Variable work scheduling is when organizations change their employees’ schedules or number of work hours, either day-to-day or week-to-week. This practice allows managers to adjust the supply of labor and associated costs to accommodate changing demand. The common assumption is that this will optimize a firm’s performance – especially during a crisis, when demand can change quickly.
On the other hand, prior research has shown that variable work schedules have negative consequences for employees’ economic security, health, and work-life balance. It may even drive them to quit their jobs, particularly in times of already heightened stress and instability, such as a pandemic. Could it be that variable work scheduling actually hurts businesses and lowers financial performance by increasing turnover?
VARIABLE WORK SCHEDULES AND WORK OUTCOMES
The researcher (Chung, 2022) collected data from over 2,000 restaurants of a prominent fast food chain to study the effects of variable work schedules both before and during the COVID-19 pandemic.
Results showed that increased schedule variability was related to increased turnover. In turn, these higher turnover rates were associated with decreased performance and decreased performance recovery, which means the ability to “rebound from setbacks.” Additionally, the relationship between variable work schedules and turnover was stronger during the pandemic than it was prior to the pandemic.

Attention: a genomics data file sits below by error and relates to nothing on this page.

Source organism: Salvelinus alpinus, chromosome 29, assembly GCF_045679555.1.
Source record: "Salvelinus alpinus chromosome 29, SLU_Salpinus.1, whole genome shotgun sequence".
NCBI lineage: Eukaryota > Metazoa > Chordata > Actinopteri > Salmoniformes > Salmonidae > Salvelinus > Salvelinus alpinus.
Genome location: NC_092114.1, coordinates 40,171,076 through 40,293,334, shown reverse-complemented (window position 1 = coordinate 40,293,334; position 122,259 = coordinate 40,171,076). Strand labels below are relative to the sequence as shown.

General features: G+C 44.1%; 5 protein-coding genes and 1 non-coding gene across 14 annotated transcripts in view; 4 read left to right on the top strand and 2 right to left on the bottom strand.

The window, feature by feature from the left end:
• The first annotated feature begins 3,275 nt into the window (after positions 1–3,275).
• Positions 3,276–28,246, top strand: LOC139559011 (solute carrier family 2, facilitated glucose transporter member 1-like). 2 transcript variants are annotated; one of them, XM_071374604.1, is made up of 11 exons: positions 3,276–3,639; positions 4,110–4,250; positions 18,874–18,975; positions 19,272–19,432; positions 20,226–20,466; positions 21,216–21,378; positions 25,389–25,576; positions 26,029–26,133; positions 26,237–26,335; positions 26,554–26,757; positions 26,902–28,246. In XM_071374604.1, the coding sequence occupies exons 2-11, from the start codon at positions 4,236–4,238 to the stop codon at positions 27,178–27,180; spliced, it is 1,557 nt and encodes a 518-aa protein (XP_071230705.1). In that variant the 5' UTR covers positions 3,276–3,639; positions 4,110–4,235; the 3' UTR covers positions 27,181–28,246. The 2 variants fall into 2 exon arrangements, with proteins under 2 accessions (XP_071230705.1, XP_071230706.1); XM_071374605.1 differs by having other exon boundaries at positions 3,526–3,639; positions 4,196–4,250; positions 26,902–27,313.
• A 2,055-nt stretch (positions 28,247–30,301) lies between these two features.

PRACTICAL APPLICATIONS FOR ORGANIZATIONS
This study suggests that variable work schedules may not always have the intended effect of maintaining profitability during times of instability. The researcher warns against relying on this practice as a short-term solution during crisis situations or times of low demand. Instead, managers should consider the possibility for employee turnover and how this may hinder the firm’s ability to bounce back from an initial disruption.
Chung, H. (2022). Variable work schedules, unit-level turnover, and performance before and during the COVID-19 pandemic. Journal of Applied Psychology, 107(4), 515-532.